Weaning off your autistic childs aide

Weaning Off Your Autistic Childs Aide

Does your child have a school aide?

Many autistic inclusion students have an aide to help support them during school hours.

However, many autistic students outgrow the need for the school aide. The times when they “wean” off from their aide varies, but I will be discussing before middle school.

Does my child have an aide?

Yes, our child began with a behavioral aide in pre-school. He transitioned to a school-provided aide in the middle of kindergarten and has been with that very same aide ever since.

When should a child no longer have his aide?

There is no simple answer to this question, so I’ll stick to only discussing my son.

My son is now in fifth grade. We tried to make plans to wean off his aide in fourth grade, but those plans fell through when fourth grade turned out to be more of a challenge. Turned out, he just wasn’t ready yet.

Fifth grade has gone much better for our son and we feel confident that this is the year. There have been signs, like the day the aide called in sick and no replacement showed up. According to the teacher, my son had a great day.

Most importantly, our son is now on board the plan of weaning off his aide. He has discussed wanting to no longer have an aide and he acts confident that this is what he wants.

My best advice about when to pinpoint a good time to begin the weaning process is to begin it when the time is right.

So, weaning off your autistic childs aide, what does that mean?

In my opinions, it means when school days are going consistently good (with few “bad” days), the child’s academics are going well, and the child acts ready to be independent.

This is usually when your child is older. We never would have even considered weaning off our son’s aide when he was in first or second grade.

And, again, we wanted to try it in fourth grade, but it just didn’t work out. We decided to keep the aide and focus on better behavior.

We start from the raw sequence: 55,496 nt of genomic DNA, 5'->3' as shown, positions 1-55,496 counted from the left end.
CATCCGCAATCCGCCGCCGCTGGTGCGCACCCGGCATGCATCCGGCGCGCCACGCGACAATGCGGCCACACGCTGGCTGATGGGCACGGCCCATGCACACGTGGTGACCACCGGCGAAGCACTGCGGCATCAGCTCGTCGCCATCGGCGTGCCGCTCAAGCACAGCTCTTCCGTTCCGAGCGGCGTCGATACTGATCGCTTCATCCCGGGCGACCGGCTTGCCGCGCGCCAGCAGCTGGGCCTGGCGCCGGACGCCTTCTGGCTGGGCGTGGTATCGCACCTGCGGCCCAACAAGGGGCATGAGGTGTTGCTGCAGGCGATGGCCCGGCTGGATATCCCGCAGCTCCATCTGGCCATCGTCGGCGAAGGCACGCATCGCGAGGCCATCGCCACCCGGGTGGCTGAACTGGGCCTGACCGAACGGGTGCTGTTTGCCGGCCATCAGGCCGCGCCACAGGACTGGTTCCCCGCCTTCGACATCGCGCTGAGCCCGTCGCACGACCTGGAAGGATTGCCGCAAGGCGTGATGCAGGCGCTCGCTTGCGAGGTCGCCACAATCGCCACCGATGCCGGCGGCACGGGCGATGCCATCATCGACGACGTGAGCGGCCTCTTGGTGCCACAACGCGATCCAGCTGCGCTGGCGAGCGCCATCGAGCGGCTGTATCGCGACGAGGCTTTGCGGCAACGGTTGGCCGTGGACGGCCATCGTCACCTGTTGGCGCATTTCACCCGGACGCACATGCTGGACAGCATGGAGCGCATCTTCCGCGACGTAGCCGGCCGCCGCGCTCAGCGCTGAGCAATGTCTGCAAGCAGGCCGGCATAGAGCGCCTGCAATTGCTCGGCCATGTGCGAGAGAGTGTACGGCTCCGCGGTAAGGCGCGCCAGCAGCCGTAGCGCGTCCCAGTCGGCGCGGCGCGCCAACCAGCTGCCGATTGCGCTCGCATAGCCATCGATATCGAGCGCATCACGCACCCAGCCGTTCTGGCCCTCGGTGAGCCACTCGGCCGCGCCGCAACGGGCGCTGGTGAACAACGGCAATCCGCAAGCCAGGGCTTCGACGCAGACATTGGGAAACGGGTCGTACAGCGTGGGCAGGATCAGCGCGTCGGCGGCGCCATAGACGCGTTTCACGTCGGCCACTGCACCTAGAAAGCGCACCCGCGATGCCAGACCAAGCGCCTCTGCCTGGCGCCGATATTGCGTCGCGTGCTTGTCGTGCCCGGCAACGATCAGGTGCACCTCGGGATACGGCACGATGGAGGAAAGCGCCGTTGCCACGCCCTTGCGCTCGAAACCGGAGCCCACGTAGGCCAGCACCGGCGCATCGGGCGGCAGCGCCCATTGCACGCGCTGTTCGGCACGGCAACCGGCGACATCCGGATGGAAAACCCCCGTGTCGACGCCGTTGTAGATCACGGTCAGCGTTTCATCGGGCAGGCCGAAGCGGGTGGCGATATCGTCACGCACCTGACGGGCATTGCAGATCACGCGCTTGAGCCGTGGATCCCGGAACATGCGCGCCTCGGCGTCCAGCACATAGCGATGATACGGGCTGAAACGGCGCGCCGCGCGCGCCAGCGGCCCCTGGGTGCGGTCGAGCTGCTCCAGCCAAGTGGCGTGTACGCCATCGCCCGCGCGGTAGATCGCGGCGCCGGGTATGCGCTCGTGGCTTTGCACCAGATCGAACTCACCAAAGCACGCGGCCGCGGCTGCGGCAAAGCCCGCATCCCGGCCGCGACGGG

When my son’s fifth grade began so well (the first four months had only a handful of bad days), we thought he was ready for the conversation. We talked to him about it, and he agreed that now was a good time to begin the process.
How do you begin the process?

First, after discussing it with your child, the parents should meet with the rest of the IEP team. I would make sure the entire team is present during this conversation. You want input from the speech therapist, the OT, the teacher, and the RSP person.

Make sure to have a thorough plan in place by the end of the IEP. You need to have concrete strategies in place that will begin a slow process of backing off the aide with eyes on eventually no aide.

Some of things you need to consider are how to assist the child when they are having body issues (my son calls it a “high engine”). The idea is that the child may still need to help his body, but he needs to find ways to take care of himself since he will no longer have an aide to assist him.

You will also have to discuss what to do with the aide. I don’t believe it’s fair to simply cut out the aide’s hours completely. Especially until everyone on the IEP team is satisfied that the child can handle his school life without the aide.

In my next blog, I’ll discuss some strategies you might want to consider when you’re attempting to wean off your child’s school aide.

Here’s a great breakdown of how to help an autistic child in a classroom:


More on Kimberly Kaplan:

Go to Amazon.com to purchase “Two Years of Autism Blogs Featured on
www.smashwords.com or Amazon Kindle ebook “A Parents’ Guide to Early
Autism Intervention”
Twitter: @tipsautismmom



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